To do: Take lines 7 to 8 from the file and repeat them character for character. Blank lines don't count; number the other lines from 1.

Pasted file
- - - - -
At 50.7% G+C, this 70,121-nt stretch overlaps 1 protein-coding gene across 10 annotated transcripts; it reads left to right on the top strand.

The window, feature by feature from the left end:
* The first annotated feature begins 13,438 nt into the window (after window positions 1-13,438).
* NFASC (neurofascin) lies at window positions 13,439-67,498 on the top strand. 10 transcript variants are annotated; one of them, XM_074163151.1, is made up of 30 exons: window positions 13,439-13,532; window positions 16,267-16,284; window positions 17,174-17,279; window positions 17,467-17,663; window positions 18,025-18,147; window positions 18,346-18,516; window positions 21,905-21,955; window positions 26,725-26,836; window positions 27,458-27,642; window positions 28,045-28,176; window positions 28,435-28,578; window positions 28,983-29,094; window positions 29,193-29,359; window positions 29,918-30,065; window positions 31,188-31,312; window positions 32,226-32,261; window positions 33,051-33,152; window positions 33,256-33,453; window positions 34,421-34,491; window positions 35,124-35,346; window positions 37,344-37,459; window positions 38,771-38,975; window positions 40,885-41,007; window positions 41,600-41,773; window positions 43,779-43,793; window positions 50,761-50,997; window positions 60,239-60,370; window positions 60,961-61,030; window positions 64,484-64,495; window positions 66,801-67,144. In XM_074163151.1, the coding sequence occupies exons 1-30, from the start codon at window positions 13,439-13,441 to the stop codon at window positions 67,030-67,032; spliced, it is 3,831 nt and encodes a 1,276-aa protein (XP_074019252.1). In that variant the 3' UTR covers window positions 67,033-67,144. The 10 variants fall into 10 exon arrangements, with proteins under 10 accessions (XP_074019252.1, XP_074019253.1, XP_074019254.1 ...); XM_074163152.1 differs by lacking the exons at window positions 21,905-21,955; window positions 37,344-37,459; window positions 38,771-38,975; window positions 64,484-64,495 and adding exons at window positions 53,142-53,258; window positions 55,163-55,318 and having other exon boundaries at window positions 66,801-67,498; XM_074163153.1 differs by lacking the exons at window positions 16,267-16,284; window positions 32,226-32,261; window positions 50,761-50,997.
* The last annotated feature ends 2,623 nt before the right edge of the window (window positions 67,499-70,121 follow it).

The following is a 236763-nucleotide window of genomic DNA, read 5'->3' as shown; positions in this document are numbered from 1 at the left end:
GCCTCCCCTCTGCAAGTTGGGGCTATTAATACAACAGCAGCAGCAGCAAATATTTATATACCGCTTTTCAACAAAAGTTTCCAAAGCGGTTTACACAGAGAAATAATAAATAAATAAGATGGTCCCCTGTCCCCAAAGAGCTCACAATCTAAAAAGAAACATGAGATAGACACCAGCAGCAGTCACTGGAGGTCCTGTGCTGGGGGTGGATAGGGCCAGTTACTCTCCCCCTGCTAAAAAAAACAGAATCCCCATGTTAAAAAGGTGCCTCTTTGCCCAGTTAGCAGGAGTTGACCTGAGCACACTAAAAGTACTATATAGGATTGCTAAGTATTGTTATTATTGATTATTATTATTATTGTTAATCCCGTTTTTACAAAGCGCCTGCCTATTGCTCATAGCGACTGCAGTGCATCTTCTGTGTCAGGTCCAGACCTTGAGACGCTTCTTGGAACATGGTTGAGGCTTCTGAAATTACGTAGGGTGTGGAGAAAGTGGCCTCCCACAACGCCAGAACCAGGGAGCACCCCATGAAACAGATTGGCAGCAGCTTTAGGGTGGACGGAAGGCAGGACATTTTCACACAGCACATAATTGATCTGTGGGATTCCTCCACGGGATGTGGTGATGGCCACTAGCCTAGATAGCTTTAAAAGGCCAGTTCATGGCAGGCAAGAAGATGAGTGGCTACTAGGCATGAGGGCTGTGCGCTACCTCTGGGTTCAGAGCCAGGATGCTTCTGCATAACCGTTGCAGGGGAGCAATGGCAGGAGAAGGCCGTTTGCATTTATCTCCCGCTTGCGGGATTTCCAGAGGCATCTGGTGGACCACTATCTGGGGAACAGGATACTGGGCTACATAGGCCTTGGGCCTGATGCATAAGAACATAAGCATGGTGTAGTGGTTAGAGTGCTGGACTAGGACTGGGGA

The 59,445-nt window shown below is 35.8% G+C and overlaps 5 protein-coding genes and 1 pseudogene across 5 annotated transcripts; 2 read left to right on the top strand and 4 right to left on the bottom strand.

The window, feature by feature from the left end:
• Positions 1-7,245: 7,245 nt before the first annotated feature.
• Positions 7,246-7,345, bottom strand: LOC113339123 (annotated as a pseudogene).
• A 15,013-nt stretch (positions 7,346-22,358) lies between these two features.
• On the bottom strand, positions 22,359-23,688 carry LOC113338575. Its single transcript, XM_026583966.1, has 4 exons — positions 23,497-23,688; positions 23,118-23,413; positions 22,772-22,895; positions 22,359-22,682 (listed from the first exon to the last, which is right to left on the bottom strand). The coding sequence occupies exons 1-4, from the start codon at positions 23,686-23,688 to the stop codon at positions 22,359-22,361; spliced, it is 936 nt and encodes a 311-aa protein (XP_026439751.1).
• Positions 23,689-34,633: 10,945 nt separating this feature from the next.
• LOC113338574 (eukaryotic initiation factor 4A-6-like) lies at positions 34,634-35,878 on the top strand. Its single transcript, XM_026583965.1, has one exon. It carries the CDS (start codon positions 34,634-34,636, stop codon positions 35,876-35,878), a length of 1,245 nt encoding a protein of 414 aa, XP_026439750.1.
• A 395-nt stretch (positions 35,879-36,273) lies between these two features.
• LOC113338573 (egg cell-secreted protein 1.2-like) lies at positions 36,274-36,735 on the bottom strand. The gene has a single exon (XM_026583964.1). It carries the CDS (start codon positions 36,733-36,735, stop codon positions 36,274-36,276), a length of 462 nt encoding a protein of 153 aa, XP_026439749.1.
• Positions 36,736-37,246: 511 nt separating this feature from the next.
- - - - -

GCCTCCCCTCTGCAAGTTGGGGCTATTAATACAACAGCAGCAGCAGCAAATATTTATATACCGCTTTTCAACAAAAGTTTCCAAAGCGGTTTACACAGAGAAATAATAAATAAATAAGATGGTCCCCTGTCCCCAAAGAGCTCACAATCTAAAAAGAAACATGAGATAGACACCAGCAGCAGTCACTGGAGGTCCTGTGCTGGGGGTGGATAGGGCCAGTTACTCTCCCCCTGCTAAAAAAAACAGAATCCCCATGTTAAAAAGGTGCCTCTTTGCCCAGTTAGCAGGAGTTGACCTGAGCACACTAAAAGTACTATATAGGATTGCTAAGTATTGTTATTATTGATTATTATTATTATTGTTAATCCCGTTTTTACAAAGCGCCTGCCTATTGCTCATAGCGACTGCAGTGCATCTTCTGTGTCAGGTCCAGACCTTGAGACGCTTCTTGGAACATGGTTGAGGCTTCTGAAATTACGTAGGGTGTGGAGAAAGTGGCCTCCCACAACGCCAGAACCAGGGAGCACCCCATGAAACAGATTGGCAGCAGCTTTAGGGTGGACGGAAGGCAGGACATTTTCACACAGCACATAATTGATCTGTGGGATTCCTCCACGGGATGTGGTGATGGCCACTAGCCTAGATAGCTTTAAAAGGCCAGTTCATGGCAGGCAAGAAGATGAGTGGCTACTAGGCATGAGGGCTGTGCGCTACCTCTGGGTTCAGAGCCAGGATGCTTCTGCATAACCGTTGCAGGGGAGCAATGGCAGGAGAAGGCCGTTTGCATTTATCTCCCGCTTGCGGGATTTCCAGAGGCATCTGGTGGACCACTATCTGGGGAACAGGATACTGGGCTACATAGGCCTTGGGCCTGATGCATAAGAACATAAGCATGGTGTAGTGGTTAGAGTGCTGGACTAGGACTGGGGA

The 59,445-nt window shown below is 35.8% G+C and overlaps 5 protein-coding genes and 1 pseudogene across 5 annotated transcripts; 2 read left to right on the top strand and 4 right to left on the bottom strand.